U.S. arms control talks with Russia, and perhaps China, are slated for Monday, June 22 in Vienna, just days after Secretary of State Mike Pompeo flew to Honolulu to meet with China’s top diplomat Yang Jiechi at Hickam Air Force Base. The talks are aimed at bringing China into broader negotiations with Russia to limit all three countries’ nuclear weapons stockpiles.
Concerns are mounting about Russian and Chinese interest in developing their nuclear arsenals. The talks come two months after a State Department report raised questions about their compliance with arms control, non-proliferation and disarmament agreements and commitments.
“China’s overall nuclear stockpile is going to double over the next 10 years. That of course is a great concern,” U.S. arms control negotiator Ambassador Robert A. Wood told CBS News.
Wood is the U.S. Permanent Representative to the Conference on Disarmament, and serves as U.S. Commissioner for the New START Treaty’s Bilateral Consultative Commission. He has been a U.S. Foreign Service officer and worked with other agencies of the government for 32 years, serving both Republican and Democratic administrations. Along with Marshall Billingslea, who took up his post last month as President Trump’s senior envoy on arms control, Wood said the arms control team is “laser focused” on bringing both Russia and China into a new framework agreement.
Wood spoke with CBS News’ Pamela Falk from his State Department office in Geneva.
“We’re not going to allow Russia and China to continue to move forward on their modernizations and increasing the stockpiles of nuclear weapons,” Wood said in the interview. “This is something that the president said cannot continue. And so, right now, we are modernizing our stockpile. But we are not increasing the number in any substantial way. And we are having to deal with and respond to these growing challenges from Russia and China. And we cannot turn a blind eye to this.”
Ambassador Robert Wood: With regard to China, let me just put in a little bit of historical context. In the last 10 years, the U.S. has been trying to reduce the role of nuclear weapons in its overall national security strategy. China and Russia have gone in the opposite direction. China has been modernizing its strategic nuclear forces. It’s also modernizing its non-strategic nuclear weapons that pose a very serious security concern to U.S. forces in the Indo-Pacific region as well as some of our allies, and China is the least transparent of all the P5 countries [the five permanent members of the U.N. Security Council: U.S., U.K., France, Russia, China]. So there’s some real concerns here about China’s buildup and we don’t really have a great sense of what that exact buildup looks like, except that we do know that China has been developing mobile ICBMs [intercontinental ballistic missiles]. They’re assumed to have a nuclear triad [nuclear weapons delivery capacity from land, submarine and aircraft].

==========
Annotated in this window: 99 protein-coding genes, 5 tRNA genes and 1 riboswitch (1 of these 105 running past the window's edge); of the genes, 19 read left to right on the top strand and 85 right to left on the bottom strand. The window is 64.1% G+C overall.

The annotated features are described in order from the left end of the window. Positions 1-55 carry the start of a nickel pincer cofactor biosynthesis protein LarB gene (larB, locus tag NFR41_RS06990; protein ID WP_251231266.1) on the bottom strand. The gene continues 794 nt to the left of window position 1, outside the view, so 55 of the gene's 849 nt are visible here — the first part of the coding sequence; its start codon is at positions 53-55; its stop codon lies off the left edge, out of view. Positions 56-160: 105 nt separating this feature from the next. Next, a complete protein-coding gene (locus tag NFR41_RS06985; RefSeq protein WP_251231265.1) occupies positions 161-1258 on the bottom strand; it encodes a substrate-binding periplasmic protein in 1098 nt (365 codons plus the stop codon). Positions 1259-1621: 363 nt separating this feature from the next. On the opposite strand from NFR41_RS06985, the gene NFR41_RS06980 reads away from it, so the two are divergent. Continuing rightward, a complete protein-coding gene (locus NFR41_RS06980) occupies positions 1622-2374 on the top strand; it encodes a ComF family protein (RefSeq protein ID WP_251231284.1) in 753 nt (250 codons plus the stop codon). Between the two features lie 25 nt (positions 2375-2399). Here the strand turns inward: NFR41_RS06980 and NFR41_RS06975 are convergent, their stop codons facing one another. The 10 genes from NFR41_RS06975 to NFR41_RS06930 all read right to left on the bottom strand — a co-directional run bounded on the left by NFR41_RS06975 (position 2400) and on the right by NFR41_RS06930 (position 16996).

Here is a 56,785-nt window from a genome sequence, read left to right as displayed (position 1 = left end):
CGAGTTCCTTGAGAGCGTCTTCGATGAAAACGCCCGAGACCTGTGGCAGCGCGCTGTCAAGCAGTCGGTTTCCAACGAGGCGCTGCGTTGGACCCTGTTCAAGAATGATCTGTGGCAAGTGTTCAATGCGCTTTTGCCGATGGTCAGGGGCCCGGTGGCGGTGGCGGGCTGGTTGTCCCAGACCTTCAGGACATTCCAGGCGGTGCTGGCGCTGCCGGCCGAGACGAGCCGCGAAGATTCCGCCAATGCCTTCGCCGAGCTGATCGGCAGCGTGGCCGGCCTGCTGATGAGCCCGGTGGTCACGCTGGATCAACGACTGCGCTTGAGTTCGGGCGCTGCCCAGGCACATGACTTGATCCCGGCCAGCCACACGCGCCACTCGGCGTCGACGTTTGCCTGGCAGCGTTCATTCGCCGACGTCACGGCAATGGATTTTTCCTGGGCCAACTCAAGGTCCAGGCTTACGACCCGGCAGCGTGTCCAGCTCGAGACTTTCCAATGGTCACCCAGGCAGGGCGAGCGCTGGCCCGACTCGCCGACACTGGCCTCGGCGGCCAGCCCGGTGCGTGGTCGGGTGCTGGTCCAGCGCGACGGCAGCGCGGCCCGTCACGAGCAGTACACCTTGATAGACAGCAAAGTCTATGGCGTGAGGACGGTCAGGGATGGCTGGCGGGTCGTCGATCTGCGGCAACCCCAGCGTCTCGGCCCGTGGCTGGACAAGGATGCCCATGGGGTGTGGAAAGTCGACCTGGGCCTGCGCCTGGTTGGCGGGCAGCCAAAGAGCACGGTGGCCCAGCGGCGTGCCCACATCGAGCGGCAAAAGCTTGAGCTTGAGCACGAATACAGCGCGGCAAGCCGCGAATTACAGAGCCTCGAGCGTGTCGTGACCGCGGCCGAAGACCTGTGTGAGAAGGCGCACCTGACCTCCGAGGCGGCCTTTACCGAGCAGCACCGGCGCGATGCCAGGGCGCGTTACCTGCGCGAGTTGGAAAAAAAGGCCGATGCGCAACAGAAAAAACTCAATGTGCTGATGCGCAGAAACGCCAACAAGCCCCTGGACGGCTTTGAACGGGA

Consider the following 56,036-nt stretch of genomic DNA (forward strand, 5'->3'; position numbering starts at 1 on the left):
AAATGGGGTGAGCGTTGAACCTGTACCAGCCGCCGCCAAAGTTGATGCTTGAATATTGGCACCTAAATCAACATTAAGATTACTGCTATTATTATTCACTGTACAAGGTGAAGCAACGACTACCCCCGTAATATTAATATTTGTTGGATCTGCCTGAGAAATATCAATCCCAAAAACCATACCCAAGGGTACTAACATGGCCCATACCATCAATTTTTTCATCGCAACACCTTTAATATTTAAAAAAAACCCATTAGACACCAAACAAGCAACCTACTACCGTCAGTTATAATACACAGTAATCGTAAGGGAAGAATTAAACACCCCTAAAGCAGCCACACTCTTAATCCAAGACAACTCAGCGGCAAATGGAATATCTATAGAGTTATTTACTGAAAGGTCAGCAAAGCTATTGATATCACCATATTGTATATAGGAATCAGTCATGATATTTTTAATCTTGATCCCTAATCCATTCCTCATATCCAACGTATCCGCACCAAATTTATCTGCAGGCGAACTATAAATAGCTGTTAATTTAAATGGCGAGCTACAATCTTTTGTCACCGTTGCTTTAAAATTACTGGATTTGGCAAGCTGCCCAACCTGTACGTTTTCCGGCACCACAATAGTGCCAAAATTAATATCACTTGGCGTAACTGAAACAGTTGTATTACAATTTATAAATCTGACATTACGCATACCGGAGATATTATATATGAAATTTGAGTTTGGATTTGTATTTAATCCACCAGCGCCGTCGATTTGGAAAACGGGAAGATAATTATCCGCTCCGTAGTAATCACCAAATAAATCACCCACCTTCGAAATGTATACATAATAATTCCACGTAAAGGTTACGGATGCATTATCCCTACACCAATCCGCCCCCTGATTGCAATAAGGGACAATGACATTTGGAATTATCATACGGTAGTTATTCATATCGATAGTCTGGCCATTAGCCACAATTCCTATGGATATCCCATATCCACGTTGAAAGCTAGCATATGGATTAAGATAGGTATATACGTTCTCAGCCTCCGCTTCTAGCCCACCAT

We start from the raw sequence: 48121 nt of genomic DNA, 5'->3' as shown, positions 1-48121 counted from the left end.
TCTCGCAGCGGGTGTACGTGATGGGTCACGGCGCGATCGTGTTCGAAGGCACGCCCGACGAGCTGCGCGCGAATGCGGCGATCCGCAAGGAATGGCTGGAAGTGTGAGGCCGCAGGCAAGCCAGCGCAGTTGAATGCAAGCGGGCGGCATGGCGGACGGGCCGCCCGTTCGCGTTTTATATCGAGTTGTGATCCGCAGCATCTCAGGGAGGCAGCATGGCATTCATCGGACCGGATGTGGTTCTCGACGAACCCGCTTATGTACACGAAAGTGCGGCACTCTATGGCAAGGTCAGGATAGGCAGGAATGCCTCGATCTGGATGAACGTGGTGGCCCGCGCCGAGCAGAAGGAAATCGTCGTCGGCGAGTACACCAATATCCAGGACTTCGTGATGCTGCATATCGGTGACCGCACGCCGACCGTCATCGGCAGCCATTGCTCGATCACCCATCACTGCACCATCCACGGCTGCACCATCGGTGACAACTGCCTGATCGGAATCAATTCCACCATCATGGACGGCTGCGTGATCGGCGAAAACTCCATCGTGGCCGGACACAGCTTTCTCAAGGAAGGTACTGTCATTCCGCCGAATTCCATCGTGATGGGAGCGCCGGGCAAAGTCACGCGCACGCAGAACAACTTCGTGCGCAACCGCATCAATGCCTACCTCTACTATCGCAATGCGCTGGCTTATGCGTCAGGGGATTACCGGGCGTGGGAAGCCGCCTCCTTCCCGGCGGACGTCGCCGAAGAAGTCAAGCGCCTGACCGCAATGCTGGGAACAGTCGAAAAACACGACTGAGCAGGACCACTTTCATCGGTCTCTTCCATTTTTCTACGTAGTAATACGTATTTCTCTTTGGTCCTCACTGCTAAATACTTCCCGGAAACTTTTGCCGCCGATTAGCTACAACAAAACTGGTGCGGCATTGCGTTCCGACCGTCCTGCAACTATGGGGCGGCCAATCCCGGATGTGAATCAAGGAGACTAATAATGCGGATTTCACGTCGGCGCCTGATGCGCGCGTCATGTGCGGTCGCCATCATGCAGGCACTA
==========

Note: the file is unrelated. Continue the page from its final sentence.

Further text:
As I said, I think the biggest problem we have is lack of transparency coming from China, and we have discussed with China on numerous occasions, the need for all nuclear weapon states to meet their NPT [Non-Proliferation Treaty] commitments to make a good faith effort to negotiate on nuclear disarmament. So that is why we have been calling for China to come to the table with the United States and Russia, so that we can start to address some of these issues that we have great concern about. …
We think it’s imperative that China comes to the table, and there will be a seat there in Vienna for them. We hope they will show up.
When we spoke earlier you talked about a doubling by China of some of this capacity. Could you explain that?
It’s expected that, at a minimum, China’s overall nuclear stockpile is going to increase over the next 10 — double over the next 10 years. That of course is of great concern to not just the United States but another, a lot of other countries and it, as I said earlier, they are, in essence, growing their ballistic missile submarine fleet. They are developing road-mobile ICBMs. They are engaged in developing hypersonic weapons.
And as I said, China has been free from any kind of constraints on them with regard to arms control, because the treaties the U.S. and Russia have agreed on in the past [do] not included China. So we think it is long overdue for China to come to the table, and that’s an imperative, that is a priority for this administration and we’re going to continue to push until China does take the responsible position and come to the table, so that we can have negotiations on these weapons of concern.
Is there an implication that the U.S. will also engage in modernization of its nuclear weapons, if Russia and China don’t fall into line?
We’re not going to allow Russia and China to continue to move forward on their modernizations and increasing the stockpiles of nuclear weapons, and this is something that the president said cannot continue. And so, right now, we are modernizing our stockpile. But we are not increasing the number in any substantial way, and we are having to deal with and respond to these growing challenges from Russia and China. And we cannot turn a blind eye to this. …
We have to deal with the world as it is, and not as we would like it to be. And so, with Russia and China moving in this different trajectory than we have been moving, we have to do what’s in our national interest and not only in our interest but in the interest of our allies and partners.